|This study explores the utility of a sociological model of social organization developed by Best and Luckenbill (1994) to classify the radicalization processes of terrorists (i.e., extremist perpetrators who engaged in ideologically motivated acts of violence) who are usually categorized as loner or lone wolf attackers. There are several organizational frameworks used to define or classify violent acts performed by individuals who may or may not have ties to extremist groups, but these studies largely ignore the role of social relationships in radicalization and the extent to which they inform our knowledge of terror. To address this gap, we apply the Best and Luckenbill model of social organization using a qualitative analysis of three case studies of four lone actor or small cell terrorists. The findings demonstrate lone actors are not always true loners in the context of radicalization, and highlights the ways that the Internet and social ties foster the radicalization processes of terror.|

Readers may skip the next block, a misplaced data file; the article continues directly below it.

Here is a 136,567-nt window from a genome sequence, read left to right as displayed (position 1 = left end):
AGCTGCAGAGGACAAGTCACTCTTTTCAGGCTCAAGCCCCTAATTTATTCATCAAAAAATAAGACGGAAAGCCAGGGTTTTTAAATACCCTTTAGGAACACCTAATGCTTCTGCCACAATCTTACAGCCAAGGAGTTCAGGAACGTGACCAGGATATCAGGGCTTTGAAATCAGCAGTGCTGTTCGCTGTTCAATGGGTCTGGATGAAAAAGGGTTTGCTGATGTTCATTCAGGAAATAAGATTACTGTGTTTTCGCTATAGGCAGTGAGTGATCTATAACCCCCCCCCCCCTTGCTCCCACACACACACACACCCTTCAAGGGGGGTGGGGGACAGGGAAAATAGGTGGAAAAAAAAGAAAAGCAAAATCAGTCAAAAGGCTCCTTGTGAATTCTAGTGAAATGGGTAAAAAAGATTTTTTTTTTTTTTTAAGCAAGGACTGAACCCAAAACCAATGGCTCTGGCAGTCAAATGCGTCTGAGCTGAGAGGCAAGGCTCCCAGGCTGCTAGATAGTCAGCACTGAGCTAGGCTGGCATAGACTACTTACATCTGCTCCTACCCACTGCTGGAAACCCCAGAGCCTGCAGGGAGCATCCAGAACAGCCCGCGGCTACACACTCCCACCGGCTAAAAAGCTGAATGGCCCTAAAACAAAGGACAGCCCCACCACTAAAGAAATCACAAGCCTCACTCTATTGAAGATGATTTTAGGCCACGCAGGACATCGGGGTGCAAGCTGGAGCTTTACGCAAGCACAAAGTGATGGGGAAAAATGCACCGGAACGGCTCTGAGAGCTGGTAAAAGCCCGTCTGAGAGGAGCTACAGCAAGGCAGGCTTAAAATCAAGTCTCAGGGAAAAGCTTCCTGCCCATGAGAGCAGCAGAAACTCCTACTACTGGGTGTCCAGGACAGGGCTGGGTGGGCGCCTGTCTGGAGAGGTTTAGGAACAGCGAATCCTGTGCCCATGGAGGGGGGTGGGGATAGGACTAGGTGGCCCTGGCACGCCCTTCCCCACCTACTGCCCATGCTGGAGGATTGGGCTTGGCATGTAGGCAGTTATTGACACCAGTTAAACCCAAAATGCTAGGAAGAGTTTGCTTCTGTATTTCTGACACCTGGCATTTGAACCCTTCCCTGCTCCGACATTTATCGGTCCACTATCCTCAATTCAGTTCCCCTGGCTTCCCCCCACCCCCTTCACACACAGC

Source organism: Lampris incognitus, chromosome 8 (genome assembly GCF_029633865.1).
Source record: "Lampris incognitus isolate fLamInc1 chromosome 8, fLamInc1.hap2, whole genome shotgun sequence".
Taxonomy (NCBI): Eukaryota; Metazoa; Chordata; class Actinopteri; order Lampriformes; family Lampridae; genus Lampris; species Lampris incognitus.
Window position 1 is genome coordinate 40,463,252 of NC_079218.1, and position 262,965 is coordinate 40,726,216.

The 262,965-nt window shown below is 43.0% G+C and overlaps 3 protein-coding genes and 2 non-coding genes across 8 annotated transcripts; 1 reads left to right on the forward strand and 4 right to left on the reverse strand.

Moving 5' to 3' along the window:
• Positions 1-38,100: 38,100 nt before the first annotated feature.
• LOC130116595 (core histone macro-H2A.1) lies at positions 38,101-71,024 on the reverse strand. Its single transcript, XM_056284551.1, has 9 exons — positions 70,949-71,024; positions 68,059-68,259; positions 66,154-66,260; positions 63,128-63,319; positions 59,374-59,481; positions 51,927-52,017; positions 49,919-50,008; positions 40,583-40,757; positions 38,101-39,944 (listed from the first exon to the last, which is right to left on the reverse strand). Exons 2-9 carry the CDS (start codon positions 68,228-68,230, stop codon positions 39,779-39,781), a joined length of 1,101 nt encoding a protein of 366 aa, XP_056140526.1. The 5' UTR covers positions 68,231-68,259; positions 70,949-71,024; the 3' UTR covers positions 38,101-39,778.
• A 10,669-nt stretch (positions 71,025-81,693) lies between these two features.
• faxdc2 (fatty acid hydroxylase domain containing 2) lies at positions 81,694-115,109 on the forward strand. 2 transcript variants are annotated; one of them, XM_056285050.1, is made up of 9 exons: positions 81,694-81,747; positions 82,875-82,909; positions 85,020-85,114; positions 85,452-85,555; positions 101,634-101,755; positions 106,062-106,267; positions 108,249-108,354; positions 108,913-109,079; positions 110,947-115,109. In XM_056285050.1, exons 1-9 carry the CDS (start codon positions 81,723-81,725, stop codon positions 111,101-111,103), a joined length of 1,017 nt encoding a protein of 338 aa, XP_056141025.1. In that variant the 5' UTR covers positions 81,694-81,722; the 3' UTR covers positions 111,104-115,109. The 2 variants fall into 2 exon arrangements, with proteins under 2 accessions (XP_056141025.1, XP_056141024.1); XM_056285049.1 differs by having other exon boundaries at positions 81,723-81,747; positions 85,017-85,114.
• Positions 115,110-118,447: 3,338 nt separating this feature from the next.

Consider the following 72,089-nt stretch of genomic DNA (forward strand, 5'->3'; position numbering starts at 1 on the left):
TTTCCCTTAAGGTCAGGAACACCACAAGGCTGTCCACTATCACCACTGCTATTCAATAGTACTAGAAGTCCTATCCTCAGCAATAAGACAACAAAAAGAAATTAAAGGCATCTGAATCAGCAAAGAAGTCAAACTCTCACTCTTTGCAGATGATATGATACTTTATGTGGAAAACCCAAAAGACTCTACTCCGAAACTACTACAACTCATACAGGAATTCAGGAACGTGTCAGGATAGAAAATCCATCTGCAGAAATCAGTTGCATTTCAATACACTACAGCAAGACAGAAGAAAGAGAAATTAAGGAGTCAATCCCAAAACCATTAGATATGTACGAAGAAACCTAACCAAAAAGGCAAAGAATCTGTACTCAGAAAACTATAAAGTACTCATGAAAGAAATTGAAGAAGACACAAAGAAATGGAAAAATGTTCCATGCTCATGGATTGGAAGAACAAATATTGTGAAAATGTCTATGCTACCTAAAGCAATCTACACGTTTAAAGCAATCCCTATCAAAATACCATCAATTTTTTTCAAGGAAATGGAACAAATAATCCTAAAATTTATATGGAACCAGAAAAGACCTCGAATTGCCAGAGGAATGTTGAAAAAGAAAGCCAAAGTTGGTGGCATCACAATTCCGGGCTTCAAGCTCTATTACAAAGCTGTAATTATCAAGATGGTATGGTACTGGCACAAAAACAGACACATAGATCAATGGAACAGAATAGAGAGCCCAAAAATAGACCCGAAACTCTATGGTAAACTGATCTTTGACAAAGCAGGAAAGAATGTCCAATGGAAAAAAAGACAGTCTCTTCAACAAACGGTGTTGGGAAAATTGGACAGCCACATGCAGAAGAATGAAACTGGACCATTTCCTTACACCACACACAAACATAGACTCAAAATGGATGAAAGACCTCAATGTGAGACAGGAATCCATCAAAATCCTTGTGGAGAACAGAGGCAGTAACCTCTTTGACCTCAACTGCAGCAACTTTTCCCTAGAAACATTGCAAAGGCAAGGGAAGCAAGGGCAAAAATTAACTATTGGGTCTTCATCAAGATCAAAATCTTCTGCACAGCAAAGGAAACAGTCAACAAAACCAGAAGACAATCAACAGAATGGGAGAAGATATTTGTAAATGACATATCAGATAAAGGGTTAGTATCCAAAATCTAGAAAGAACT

'Sometimes You Just Have to Try Something' - A Critical Analysis of Danish State-Led Initiatives Countering Online Radicalisation